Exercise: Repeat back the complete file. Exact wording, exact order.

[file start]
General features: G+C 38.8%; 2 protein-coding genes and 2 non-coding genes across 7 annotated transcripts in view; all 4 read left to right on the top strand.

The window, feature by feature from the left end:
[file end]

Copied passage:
General features: G+C 38.8%; 2 protein-coding genes and 2 non-coding genes across 7 annotated transcripts in view; all 4 read left to right on the top strand.

The window, feature by feature from the left end: